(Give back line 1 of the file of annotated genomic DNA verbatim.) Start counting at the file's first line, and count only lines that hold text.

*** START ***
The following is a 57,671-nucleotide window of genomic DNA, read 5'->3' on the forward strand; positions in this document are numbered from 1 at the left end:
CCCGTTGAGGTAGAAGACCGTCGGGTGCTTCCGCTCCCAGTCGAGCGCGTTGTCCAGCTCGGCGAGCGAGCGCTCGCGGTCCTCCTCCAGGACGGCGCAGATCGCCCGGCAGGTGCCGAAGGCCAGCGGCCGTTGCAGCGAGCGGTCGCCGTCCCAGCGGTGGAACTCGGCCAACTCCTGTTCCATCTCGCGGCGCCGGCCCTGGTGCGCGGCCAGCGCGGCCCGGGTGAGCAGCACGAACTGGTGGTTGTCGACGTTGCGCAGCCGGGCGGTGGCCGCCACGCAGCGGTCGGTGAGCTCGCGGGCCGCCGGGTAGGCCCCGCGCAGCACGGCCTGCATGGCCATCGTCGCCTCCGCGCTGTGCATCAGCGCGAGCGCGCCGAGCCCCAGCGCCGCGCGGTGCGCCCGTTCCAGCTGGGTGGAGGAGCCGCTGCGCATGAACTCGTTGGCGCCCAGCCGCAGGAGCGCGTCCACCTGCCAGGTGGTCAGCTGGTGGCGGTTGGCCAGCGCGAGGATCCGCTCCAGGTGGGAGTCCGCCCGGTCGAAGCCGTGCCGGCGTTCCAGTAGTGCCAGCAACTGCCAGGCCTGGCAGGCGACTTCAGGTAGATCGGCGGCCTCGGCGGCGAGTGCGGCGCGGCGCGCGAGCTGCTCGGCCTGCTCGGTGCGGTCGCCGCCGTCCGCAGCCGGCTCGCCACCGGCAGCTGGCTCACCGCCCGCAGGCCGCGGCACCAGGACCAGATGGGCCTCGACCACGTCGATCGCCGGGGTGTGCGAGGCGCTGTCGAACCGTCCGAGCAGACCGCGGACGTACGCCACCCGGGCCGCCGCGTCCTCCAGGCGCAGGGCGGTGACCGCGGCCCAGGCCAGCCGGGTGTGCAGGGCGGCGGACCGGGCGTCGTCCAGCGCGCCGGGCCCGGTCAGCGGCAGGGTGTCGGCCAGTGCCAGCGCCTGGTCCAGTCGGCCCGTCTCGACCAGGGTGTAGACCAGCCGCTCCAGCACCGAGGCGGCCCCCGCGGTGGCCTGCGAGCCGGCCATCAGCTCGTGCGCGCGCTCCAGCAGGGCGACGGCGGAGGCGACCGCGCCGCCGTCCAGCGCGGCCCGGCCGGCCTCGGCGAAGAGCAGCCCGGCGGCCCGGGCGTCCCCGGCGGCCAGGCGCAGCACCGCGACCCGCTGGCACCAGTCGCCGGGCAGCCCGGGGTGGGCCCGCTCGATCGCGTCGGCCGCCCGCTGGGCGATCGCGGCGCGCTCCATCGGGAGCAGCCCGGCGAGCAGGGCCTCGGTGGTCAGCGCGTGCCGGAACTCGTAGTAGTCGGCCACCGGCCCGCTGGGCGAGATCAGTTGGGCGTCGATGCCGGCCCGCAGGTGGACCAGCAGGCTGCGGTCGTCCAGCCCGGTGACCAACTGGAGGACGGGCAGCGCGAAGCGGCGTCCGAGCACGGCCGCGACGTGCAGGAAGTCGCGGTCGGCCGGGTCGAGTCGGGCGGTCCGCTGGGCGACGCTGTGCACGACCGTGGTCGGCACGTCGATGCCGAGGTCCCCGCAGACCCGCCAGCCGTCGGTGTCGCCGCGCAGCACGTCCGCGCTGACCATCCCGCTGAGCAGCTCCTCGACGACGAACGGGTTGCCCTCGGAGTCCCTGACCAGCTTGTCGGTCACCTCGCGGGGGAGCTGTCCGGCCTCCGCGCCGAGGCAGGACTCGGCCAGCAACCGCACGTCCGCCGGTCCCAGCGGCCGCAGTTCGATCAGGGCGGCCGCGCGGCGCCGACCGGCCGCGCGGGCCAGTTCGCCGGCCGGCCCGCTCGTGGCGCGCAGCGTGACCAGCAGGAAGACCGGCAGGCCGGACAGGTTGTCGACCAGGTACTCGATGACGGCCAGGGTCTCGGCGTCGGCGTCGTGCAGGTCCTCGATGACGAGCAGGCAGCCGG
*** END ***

The following is a 57,671-nucleotide window of genomic DNA, read 5'->3' on the forward strand; positions in this document are numbered from 1 at the left end: